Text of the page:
The movie is also an odd little homage to The Red Balloon (1956), a short film about a boy and a balloon that seems to follow him around. The homage is only really prominent at the beginning and the end of the film--little bookends of whimsy in a pleasingly familiar world.


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Last edited by kihei: 11-28-2012 at 12:59 AM.
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Old
11-26-2012, 04:58 PM
  #130
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As you know, I've had my troubles with "slow cinema", but that might be a nice one to sell me on the concept, strictly based on my love of Juliette Binoche. No matter what is happening, she's always a joy to watch perform. Plus, let's face it, a pleasure to see.

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11-27-2012, 07:39 AM
  #131
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"From Paris with Love"

I didn't know if I liked it or not. Some parts were kinda cheesy and Travoltas character was too perfect.

One quote in particular seemed like it was out of some sort of movie with a budget of $500.

Spoil:
"The bomber...is my fiance."

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11-27-2012, 10:04 AM
  #132
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Just re-watched Back to the Future 1 ......



Still a 10/10 in my books


Crispin Glover is awesome

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11-27-2012, 04:27 PM
  #133
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Quote:
Originally Posted by fst6 View Post
"From Paris with Love"

I didn't know if I liked it or not. Some parts were kinda cheesy and Travoltas character was too perfect.

One quote in particular seemed like it was out of some sort of movie with a budget of $500.

Spoil:
"The bomber...is my fiance."
Many movies have those types of moments where you wished they spent just 15 more minutes planning that scene. Case and point:



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11-27-2012, 06:51 PM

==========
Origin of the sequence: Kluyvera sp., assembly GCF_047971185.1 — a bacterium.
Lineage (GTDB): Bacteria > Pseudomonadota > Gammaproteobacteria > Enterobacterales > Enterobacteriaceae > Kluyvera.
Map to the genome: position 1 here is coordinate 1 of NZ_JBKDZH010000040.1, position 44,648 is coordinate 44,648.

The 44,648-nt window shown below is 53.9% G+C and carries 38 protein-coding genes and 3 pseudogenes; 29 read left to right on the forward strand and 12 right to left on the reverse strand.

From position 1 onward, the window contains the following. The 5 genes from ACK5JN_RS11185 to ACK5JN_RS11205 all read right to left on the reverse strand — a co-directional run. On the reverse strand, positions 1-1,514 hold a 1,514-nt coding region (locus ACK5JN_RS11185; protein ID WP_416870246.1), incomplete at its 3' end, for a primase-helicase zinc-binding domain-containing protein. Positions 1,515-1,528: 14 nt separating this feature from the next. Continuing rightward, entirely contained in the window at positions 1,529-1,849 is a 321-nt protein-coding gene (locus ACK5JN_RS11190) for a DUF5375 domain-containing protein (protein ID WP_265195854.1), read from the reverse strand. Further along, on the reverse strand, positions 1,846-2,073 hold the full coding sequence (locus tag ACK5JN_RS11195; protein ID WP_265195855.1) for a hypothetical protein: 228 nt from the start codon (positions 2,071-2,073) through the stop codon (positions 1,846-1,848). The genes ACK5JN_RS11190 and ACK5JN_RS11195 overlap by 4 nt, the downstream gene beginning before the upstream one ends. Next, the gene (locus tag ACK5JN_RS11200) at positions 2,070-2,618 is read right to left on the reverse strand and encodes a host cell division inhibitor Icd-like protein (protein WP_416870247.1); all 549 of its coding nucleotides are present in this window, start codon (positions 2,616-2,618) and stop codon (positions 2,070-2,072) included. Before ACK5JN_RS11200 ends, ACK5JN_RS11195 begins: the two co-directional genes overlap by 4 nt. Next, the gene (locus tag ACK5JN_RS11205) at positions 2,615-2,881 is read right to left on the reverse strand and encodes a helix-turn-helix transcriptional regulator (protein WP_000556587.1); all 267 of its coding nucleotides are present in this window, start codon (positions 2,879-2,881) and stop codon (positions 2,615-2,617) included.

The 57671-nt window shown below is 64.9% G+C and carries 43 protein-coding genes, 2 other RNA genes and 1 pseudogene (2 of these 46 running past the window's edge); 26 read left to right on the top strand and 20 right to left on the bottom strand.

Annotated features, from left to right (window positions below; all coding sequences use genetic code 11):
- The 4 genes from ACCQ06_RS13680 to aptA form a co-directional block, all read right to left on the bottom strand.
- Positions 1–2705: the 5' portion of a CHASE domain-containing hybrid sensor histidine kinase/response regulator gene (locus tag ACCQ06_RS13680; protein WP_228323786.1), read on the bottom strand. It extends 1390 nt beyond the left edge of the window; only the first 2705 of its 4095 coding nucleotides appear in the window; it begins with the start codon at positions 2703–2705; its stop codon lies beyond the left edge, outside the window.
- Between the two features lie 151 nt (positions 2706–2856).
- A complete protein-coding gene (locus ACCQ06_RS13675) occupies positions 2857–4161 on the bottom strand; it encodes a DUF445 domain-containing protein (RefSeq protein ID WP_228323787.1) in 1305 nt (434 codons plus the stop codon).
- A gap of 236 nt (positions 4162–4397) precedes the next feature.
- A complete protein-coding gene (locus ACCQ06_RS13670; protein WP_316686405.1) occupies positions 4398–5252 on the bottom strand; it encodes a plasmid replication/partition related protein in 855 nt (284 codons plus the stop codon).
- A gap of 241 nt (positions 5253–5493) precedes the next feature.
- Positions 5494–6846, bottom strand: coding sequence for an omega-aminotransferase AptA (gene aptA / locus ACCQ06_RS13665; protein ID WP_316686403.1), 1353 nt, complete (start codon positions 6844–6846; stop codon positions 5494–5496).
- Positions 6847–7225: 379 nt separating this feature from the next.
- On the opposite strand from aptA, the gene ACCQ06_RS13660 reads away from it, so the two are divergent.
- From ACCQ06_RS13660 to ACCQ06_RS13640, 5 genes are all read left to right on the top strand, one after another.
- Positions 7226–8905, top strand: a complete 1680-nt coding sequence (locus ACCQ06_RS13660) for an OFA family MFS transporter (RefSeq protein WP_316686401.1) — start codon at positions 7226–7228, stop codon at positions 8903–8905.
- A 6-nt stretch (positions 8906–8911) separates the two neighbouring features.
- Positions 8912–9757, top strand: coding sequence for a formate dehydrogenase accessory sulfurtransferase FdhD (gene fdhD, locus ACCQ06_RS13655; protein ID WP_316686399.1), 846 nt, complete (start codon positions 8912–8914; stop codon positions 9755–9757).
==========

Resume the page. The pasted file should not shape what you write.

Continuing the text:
#134
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Life of Pi (2012)

Ang Lee may just be the most under-appreciated director working in the mainstream today. He's made films in almost every genre, from romantic comedies to erotic thrillers. Crouching Tiger, Hidden Dragon not only revitalized and reshaped Wuxia films but IMO, along with the previous year's Matrix, changed action films for the next decade and counting. Made a film about homosexuality that, judging by the way people snickered, many were not ready for. His use of sex in Lust, Caution not only pushed boundaries but I think is one of the definitive arguments to the difference between porn and art. Now we have Life of Pi, which is in some ways not nearly as inventive as his other movies but will go down as, so far, his most visually spectacular and the best example of what 3D cinema has to offer.

I don't think Life of Pi is nearly as introspective as it wants to be, but that doesn't change the fact it is a spectacular ride. As I alluded to, it is absolutely stunning to experience, 100% go see this in the theatre if you are able to (preferably 3D). The visuals help tell this fantastical story about a boy stranded with a Tiger that is both emotional and thrilling. It isn't breaking any boundaries on the story front, which prevents it from being the type of movie that would go down as a great in cinematic history but it is effective, my theatre got quite dusty at a few points. Add in the visual experience which is second to none and this ends up being just an exceptional movie. I thought it was wonderful and I can't wait to see what Ang Lee tackles next.

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11-27-2012, 11:04 PM
  #135